Macca then leads with his chin, suggesting the nice ex-Californian man who runs the coffee van gets his three votes. “Best coffee outside the Vic market.”


“Oh I dunno, that Vietnamese joint goes OK,” says Kezza, only to be contradicted by Goose who declares his ongoing love of the popular locally baked Chitticks pies.


“As I have often said before, Chitticks of Warrnambool and Clarkes of Mortlake are equal winners of Victoria’s best pie – by a country mile.”


Following the Brierly Steeplechase there is further punting analysis after the Ballarat-trained Getting Leggie greets the judge.


“Bloody hell, mine fell over on the flat when another horse ran into it!”


“And I almost had another Goosefecta but, the way I’m going, I can’t even get one of them.”


The collective outcome seems disturbingly like those of previous races. Different details but same net result.


Day One later concludes with the raging favourite Ablaze winning the Grand Annual and the Eric Musgrove-trained long shot Gobstopper narrowly beating the Gai Waterhouse favourite Runaway in the Galleywood Hurdle. Coronet Bay trainer beats one of the big names. That’s jumps racing.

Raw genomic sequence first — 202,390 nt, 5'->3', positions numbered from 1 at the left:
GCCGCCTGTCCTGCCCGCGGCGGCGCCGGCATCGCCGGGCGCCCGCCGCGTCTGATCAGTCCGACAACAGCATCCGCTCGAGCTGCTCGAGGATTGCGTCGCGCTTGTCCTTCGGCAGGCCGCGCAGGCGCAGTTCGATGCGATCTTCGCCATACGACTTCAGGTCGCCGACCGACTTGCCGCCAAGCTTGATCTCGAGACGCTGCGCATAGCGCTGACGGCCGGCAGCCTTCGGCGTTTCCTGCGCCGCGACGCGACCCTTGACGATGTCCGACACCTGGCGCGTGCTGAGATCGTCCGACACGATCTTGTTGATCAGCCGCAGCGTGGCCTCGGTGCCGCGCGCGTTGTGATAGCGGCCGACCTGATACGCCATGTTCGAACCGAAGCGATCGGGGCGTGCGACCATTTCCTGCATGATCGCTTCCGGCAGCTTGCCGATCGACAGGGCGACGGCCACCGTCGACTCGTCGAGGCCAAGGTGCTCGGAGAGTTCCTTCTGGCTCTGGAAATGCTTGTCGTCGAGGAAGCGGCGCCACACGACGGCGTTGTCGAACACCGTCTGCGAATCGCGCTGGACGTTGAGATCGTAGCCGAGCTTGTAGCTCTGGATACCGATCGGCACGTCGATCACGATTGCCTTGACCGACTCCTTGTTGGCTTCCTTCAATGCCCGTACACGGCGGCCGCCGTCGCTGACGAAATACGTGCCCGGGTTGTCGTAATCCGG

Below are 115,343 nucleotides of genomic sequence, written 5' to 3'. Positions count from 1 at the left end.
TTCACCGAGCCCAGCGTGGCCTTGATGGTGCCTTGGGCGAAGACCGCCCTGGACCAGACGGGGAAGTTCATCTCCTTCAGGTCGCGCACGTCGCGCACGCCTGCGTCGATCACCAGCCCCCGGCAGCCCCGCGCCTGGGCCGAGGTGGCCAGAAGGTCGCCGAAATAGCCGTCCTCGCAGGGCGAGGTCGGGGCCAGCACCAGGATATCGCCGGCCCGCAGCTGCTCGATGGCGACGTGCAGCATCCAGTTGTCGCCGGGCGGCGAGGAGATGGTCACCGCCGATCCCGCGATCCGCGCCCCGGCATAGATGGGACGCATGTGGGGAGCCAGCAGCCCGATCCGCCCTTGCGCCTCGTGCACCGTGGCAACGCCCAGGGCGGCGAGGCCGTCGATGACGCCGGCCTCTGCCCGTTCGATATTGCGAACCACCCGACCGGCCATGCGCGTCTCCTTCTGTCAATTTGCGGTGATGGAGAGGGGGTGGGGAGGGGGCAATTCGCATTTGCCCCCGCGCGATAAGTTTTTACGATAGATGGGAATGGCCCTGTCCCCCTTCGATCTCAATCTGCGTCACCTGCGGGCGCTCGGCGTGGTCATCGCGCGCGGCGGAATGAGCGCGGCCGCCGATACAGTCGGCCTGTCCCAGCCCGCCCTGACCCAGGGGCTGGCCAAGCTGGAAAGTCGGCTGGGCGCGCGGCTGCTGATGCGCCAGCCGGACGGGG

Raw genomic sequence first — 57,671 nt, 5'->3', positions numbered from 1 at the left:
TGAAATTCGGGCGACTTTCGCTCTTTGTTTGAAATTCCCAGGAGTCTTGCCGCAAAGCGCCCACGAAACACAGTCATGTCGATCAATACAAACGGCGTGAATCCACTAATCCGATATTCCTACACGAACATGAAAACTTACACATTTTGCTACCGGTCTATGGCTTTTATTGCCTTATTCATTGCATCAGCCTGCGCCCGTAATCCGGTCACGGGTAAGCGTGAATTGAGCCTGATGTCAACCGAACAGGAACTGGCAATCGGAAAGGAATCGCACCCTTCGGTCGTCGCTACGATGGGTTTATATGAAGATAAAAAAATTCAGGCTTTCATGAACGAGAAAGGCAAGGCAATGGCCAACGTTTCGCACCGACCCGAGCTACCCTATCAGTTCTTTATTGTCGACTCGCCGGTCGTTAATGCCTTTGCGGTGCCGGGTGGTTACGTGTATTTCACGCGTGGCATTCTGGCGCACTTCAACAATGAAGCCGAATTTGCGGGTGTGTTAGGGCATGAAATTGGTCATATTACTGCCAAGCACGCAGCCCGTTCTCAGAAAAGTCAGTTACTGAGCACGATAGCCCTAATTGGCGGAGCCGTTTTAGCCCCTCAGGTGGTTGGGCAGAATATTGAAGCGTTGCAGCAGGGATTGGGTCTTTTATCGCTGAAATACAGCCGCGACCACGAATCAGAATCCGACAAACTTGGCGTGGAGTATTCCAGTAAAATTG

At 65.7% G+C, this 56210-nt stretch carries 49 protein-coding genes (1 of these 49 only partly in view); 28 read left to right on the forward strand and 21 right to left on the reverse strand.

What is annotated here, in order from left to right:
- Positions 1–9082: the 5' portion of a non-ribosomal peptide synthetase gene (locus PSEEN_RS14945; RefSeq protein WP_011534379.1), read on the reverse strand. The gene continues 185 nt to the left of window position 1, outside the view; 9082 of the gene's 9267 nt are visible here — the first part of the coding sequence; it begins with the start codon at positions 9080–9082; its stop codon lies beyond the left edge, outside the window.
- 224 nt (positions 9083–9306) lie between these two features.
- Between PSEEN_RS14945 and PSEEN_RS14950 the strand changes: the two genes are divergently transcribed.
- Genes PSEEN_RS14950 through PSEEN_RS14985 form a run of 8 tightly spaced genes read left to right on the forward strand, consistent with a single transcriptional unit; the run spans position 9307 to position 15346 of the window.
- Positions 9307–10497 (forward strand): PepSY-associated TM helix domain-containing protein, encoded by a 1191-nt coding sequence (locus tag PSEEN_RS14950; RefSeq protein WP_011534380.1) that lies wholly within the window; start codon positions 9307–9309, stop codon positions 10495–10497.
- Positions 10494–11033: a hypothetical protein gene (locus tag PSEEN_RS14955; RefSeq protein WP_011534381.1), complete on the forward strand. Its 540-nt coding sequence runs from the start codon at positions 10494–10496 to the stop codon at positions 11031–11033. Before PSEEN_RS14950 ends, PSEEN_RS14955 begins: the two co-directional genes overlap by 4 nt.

The collective punting ledger is showing a loss. But there is always tomorrow.




Absolute belter of a day for the 2020 Warrnambool Cup. Nothing like the usual wet weather most of associate with the May carnival.


The capricious weather gods can be heard giggling in the clouds as bright sunshine streams down on the eagerly awaited, recently completed, new WRC members’ grandstand – which is empty. It seems eerily reminiscent of Sir Humphrey Appleby’s new hospital that derived all its efficiencies from having no patients.


At least today’s hook up gets going with minimal fuss. The four musketeers quickly find their correct quadrants on their computer screens, not unlike the opening visuals from The Brady Bunch.


However, shortly after the Neville Wilson Handicap a familiar tale of woe emerges.


“I had the hard one there but I missed the second favourite.”


“I had that one but missed the long shot.”


“Guys, between us we had all the numbers,” says Goose.


Reflective silence.


“Hey, I’ve got a great idea. You know, like that time where Superman asks the bad guy why he didn’t use his powers for good rather than evil? Why don’t we each pick a number in the remaining events and take a four-horse box trifecta?”